At the end of August, millions of American graduates head for their first year in college, and high school seniors think more seriously about completing their college applications, collecting their grade sheets, listing their talents and extra-curricular activities, writing essays about themselves, and taking the Standardized Aptitude Test, also known as the SAT.

As the number of college applicants grows, so does pressure to rely on standardized tests as a quick way to choose from the sea of applications. A university in Denver, Colorado is bucking this trend, thanks to a novel experiment devised by the enrollment department.

As Vice Chancellor for enrollment at Denver University in Colorado, John Dolan wanted a better idea about how it feels to be a prospective student. So he invited his staff to re-apply, as if they were high school students, and Mr. Dolan reapplied as well. Each "applicant" even took the SAT. "My whole approach," he said, "was more trying to get a feel for what is it like to take a four hour test. What do they ask you? How tough are the questions? What does it mean if you only have a 500 verbal? So I felt pretty good about it, really."

So did Jackie Moore, a D.U. Admissions Counselor who volunteered to re-take the SAT. "[My score] actually went up from high school," she said. "I actually did pretty well. I got a whole 1160. So that was pretty good. I was excited."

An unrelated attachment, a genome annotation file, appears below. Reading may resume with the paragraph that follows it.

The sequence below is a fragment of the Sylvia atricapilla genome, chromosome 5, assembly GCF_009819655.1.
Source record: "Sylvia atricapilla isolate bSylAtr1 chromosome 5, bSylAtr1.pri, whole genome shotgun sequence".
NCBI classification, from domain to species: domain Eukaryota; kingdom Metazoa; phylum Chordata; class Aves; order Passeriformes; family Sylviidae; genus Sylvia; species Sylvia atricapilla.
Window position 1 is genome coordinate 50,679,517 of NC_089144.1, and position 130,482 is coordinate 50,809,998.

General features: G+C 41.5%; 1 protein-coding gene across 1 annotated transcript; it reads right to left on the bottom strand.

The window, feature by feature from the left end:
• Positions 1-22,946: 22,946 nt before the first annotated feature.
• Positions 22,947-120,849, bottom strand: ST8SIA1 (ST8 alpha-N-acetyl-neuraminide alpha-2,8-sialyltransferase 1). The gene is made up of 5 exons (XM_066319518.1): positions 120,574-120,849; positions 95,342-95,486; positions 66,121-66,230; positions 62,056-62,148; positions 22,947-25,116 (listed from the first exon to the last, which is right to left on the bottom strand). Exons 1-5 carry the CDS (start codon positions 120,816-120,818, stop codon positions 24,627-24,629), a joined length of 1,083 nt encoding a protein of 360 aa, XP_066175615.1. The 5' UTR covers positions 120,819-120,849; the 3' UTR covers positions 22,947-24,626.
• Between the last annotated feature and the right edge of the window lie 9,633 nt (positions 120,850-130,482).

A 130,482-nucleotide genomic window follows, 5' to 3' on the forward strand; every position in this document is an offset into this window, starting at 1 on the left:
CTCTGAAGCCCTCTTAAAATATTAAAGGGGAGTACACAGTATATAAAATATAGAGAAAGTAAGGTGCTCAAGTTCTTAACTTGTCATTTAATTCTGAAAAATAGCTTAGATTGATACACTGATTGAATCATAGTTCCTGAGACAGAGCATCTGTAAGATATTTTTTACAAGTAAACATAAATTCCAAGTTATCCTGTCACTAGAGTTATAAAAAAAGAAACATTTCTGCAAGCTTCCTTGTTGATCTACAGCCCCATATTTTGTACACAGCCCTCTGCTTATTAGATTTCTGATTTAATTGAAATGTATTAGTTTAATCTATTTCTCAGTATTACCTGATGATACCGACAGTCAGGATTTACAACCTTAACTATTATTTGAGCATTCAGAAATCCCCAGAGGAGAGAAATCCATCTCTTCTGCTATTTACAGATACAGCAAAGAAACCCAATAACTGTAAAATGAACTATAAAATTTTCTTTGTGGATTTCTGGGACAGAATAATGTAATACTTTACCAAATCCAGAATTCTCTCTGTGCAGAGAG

Altogether, 16 Denver University staff took part in Mr. Dolan's experiment. They collected their high school grades and new sat scores. They listed extracurricular activities ranging from softball to chess club. They submitted each application anonymously. But when actual names were revealed, some results were a shock. For instance, did Mr. Dolan get in? "No," he said, "I didn't. But I'm on a wait list, and I'm putting a lot of pressure on."

"I think we were all very amused about that and it would be a good exercise and a humbling exercise for the rest of us as well," says Anne Wright, Vice President for Enrollment at Rice University in Houston, Texas. She says she admires Mr. Dolan's experiment, but still considers standardized test scores essential. Many American universities sympathize with a prospective student's desire to be treated like a human being rather than a number.

Still, standardized tests, such as the SAT, remain key evaluation tools, according to Richard Shaw, Dean of Admissions and Financial Aide at Yale University. "In terms of all students in America and really worldwide, it's the one thing that all our students take that's common, and it gives us a common denominator really across all our applicants," says Mr. Shaw.

Mr. Shaw believes that personal measurements matter, too. He says Yale is bucking a nationwide trend against taking the time interview most student candidates. "They're voluntary," he says, "but about 80 percent of our students interview. So they interview locally and also on campus. We have 5,000 alumni interviewers that work for us at Yale."